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THE ARCHIVE OF ARTHUR WALEY (1889-1966)
A key figure in the transmission of the classical texts of Chinese literature to an English-speaking readership, Arthur Waley taught himself Chinese and Japanese only after taking the post of Assistant Keeper of Oriental Prints and Manuscripts at the British Museum in 1913 (a post which he retained until 1929). His first privately-printed translations of Chinese poems appeared as early as 1916, and he reached a broader readership with the collection A Hundred and Seventy Chinese Poems (1918). A steady flow of translations from the Chinese and Japanese were to follow over the remainder of his life, his reach eventually extending from classical poetry to philosophy, biography and vernacular literature; his best-known works include the Genji Monogatari of Murasaki Shikibu (published 1925-1933) and Monkey (1942). His substantial correspondence with orientalists and sinologists across the world is a key source for the development of these disciplines in the first half of the 20th Century.
Waley was a Bloomsbury resident for more than 40 years, and his archive includes correspondence with the great majority of those now identified with the Bloomsbury Group, as well as the admissions book for the short-lived Omega Club, established by Roger Fry as a commercial forum for the group. An important presence in the archive is that of his partner Beryl de Zoete, the writer on the dance, with whom he lived, and maintained a rich correspondence, from 1918 until her death in 1962; shortly before his death four years later, he married Alison Robinson, the degree of whose relationship with him since their meeting in 1929 is hinted at in his eliptical letters to her.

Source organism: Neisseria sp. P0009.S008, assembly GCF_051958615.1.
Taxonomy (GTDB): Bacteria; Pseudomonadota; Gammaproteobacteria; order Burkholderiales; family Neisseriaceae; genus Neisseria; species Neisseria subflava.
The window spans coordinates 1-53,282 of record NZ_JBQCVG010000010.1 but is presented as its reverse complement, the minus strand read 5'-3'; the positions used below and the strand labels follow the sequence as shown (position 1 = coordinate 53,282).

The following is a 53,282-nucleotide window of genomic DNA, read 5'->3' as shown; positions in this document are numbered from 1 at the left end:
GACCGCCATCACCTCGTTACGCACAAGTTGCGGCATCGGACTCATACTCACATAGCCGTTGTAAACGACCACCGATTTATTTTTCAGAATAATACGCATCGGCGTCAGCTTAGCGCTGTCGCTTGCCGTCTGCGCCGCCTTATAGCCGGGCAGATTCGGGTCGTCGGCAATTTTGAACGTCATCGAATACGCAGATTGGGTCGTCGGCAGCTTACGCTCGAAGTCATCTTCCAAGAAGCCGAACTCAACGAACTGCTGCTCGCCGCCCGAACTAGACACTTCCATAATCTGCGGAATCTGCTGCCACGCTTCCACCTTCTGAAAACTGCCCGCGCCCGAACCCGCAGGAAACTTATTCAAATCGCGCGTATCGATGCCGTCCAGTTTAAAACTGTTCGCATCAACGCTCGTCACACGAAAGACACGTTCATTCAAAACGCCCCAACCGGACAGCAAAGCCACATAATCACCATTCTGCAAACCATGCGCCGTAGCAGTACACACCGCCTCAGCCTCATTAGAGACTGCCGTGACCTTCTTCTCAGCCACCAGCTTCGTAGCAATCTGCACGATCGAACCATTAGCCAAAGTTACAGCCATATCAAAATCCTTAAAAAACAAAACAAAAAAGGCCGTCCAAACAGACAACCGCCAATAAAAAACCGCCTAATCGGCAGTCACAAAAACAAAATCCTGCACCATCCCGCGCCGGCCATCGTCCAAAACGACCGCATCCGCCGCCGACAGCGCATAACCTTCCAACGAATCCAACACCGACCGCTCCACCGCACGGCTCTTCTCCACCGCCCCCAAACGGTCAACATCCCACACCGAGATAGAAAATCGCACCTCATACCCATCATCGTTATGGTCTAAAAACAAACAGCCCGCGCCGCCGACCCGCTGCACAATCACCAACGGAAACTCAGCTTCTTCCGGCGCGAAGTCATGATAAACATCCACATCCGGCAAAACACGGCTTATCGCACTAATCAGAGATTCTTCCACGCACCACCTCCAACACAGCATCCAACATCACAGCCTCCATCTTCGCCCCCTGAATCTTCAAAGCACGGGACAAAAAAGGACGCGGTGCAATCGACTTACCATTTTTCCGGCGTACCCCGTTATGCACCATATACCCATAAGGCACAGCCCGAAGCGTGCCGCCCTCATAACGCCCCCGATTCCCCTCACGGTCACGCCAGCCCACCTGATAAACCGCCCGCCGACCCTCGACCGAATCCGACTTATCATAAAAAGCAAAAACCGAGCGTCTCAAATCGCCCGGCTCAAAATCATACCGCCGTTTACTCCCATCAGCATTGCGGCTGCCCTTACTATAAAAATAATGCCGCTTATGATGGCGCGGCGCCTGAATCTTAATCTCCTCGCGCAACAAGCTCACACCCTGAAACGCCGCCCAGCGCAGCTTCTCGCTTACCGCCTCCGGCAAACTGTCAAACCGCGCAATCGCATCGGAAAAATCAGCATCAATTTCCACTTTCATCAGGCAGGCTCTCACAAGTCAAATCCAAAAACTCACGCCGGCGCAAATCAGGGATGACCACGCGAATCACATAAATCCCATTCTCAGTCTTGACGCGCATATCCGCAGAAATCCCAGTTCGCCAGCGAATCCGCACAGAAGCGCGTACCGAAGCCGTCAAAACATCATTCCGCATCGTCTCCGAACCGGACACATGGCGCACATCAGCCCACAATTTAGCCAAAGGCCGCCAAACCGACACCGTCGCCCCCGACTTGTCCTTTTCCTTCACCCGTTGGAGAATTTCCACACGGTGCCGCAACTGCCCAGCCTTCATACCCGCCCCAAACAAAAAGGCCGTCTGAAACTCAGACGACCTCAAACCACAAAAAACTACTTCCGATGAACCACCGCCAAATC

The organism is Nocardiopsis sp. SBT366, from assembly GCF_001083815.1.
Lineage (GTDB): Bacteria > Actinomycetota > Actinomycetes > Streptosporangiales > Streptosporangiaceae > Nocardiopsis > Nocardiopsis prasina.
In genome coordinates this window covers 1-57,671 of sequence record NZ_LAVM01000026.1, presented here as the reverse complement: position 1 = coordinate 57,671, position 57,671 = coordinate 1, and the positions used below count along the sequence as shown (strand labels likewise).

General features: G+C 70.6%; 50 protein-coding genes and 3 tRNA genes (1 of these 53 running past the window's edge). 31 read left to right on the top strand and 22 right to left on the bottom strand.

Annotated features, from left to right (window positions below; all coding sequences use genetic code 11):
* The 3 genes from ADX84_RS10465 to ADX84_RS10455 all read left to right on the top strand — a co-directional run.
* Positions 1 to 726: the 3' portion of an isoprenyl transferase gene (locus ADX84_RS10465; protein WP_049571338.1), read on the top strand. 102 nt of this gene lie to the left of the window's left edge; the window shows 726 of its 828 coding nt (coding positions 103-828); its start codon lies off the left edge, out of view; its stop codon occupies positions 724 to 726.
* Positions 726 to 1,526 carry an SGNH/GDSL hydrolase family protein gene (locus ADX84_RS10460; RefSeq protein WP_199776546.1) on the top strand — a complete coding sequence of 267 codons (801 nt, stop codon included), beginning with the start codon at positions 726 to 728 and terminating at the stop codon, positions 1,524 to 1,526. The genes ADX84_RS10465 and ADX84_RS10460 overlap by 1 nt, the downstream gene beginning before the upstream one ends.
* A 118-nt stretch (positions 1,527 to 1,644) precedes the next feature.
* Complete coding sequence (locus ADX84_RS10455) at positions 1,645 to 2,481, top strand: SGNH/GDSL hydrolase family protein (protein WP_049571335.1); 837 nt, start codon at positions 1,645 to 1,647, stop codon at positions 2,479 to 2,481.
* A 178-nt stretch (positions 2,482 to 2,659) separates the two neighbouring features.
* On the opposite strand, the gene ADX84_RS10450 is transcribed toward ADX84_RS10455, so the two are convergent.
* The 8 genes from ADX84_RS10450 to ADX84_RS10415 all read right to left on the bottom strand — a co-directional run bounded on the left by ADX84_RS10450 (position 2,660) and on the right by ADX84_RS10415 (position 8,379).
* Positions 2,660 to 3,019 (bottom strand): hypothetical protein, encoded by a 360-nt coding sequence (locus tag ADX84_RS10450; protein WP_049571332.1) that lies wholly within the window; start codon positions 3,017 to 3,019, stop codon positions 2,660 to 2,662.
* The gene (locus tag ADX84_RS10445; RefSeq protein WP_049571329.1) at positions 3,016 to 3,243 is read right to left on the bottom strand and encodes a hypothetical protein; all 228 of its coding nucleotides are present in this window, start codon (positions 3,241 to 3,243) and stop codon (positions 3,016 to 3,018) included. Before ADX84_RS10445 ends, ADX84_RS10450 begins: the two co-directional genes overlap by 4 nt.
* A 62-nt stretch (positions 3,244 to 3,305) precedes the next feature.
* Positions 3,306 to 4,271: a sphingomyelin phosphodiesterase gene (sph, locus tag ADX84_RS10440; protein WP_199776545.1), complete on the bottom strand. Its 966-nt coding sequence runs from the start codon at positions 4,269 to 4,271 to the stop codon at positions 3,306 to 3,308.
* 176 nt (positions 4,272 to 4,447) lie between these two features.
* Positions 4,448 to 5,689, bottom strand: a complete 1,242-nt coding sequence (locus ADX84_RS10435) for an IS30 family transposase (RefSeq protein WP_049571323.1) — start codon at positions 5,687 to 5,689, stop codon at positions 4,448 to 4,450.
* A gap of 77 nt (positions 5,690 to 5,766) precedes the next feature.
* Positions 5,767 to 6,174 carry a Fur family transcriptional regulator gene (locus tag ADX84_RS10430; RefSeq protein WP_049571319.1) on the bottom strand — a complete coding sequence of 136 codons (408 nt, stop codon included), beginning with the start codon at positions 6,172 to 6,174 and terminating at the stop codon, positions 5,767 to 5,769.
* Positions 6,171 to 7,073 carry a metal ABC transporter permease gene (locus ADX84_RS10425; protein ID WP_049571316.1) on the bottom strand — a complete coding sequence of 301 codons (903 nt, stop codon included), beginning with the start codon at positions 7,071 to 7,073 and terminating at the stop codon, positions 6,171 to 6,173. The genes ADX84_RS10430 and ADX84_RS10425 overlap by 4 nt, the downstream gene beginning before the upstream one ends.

A smaller group of Arthur Waley-Beryl de Zoete papers is held by Rutgers University.